I did a little research to find similar solutions in Poland. The result? Mostly old and ugly websites in a dilapidated condition that offer a similar solution. Subscriptions for this type of service are listed on the websites of various law firms, but hardly anyone does it in an intuitive and modern way, like Mentzen. Right after activating the subscription, the customer gets access to the account to see its validity and current payments. He can cancel it at any time or remove his card. VAT invoices are sent immediately to the e-mail address. The customer can access the specialists’ calendar at any time and choose a specific topic that he would like to discuss with an expert. Here is a classic example of building a long-term relationship with the customer.
Subscriptions allow you to measure your business accurately. MRR, ARR, and churn rates are indicators that will tell you where your business is going. It will be easier for you to hire another person if you know your regular monthly or annual income. In a one-off payment, it can be challenging to calculate the exact income in the upcoming months. This model also builds a certain sense of security for your company. You know that you have, for example, 100 customers who regularly pay you EUR 200. It already gives EUR 20,000 of fixed income per month. The chances that all of your customers will suddenly drop out of your service are minimal. Thanks to this, you can make more accurate decisions and develop/scale accordingly.
A customer who pays you regularly is more likely to buy something new from you than a new customer. By creating subscriptions for your customers, you can configure them in various ways and continue to do your job. Are you or your team great at something you don’t typically sell? Maybe you should include it in the subscription?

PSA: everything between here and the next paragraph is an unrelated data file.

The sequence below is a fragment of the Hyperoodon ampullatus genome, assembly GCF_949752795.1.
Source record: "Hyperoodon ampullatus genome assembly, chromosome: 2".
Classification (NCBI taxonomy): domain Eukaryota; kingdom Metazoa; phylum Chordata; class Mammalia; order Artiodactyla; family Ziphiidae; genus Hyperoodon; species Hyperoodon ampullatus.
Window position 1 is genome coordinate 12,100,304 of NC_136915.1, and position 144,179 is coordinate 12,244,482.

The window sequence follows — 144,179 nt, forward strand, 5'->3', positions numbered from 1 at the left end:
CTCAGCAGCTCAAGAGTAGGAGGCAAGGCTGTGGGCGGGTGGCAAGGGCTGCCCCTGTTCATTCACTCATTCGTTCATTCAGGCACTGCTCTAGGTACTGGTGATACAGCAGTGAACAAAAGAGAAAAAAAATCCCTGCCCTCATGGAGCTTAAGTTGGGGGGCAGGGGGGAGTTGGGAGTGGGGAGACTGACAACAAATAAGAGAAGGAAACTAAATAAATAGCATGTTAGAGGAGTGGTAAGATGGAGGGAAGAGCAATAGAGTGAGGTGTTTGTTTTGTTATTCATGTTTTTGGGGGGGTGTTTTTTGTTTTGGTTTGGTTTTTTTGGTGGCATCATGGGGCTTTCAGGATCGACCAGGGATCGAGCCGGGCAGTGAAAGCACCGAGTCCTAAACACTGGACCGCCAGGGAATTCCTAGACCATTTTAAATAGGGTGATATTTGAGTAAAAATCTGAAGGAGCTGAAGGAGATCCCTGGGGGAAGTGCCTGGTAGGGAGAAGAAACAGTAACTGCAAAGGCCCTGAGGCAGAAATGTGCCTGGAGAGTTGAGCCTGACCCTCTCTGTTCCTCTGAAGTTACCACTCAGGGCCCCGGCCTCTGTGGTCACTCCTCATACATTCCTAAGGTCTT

Disadvantages of the subscription model
Of course, like any business model, subscriptions are not the golden rule to running a business. There are also several disadvantages to this model.
The subscription model is becoming so popular that many new companies are trying to implement it at home or building the company’s foundations based on such a model. However, it can work against you when your customers see a similar service from your competition, which will do it much cheaper and better in a more modern way. Objections such as “nobody does it”, “do customers want that?” can pop up in your head. Being innovative on this issue can take your business above the competition.
High churn rate.
A good service will defend itself. If you make it more difficult for customers to cancel their subscription, this may be a disadvantage. Imagine that a customer is signing up for an online subscription but has to send a handwritten termination letter to cancel it. Who wouldn’t get upset and write a few words on Facebook about such a company? The unsubscribe process should be transparent and straightforward for the customer. You should have a plan of what you will do if the customer unsubscribes. First, of course, research your reason for opting out and take the appropriate steps.
Uncertain income in the start-up phase of the company
One thing about subscriptions is that they usually consist of small amounts. It can be a severe problem for new companies trying to survive somehow and need financing as soon as possible. Nothing prevents your company from having two models – one-off, which costs more and provides you with funds for running the business, and subscription, which builds your position in the long term.